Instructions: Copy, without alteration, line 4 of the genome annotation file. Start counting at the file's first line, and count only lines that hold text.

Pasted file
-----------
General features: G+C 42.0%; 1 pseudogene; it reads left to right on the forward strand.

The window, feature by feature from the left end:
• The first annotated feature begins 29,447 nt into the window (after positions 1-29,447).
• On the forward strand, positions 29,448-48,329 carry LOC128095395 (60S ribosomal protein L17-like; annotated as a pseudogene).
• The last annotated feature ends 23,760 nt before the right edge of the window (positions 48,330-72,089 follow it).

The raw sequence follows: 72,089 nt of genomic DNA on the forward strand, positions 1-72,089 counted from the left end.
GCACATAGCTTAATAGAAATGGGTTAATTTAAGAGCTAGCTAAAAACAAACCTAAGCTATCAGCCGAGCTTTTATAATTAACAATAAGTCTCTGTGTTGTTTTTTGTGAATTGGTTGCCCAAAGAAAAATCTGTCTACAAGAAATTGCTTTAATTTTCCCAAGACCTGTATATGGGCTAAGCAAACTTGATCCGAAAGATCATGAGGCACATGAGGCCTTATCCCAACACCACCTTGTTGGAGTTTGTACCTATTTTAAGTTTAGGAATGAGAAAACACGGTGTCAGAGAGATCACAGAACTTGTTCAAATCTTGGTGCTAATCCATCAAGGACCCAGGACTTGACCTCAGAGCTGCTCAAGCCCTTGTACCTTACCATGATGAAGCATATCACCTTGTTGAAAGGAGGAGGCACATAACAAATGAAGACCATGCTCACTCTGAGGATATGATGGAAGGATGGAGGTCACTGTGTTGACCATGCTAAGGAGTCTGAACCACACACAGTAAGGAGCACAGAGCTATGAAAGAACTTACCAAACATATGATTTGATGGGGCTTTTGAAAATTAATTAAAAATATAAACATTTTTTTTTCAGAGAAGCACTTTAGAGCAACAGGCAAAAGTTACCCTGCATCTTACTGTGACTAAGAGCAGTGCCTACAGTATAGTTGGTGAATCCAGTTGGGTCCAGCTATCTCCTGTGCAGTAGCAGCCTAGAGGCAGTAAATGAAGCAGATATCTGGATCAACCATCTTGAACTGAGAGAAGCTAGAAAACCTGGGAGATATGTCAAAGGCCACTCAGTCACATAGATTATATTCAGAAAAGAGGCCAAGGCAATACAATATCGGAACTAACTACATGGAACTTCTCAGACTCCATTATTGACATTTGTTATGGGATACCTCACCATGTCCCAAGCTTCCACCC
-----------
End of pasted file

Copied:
• On the forward strand, positions 29,448-48,329 carry LOC128095395 (60S ribosomal protein L17-like; annotated as a pseudogene).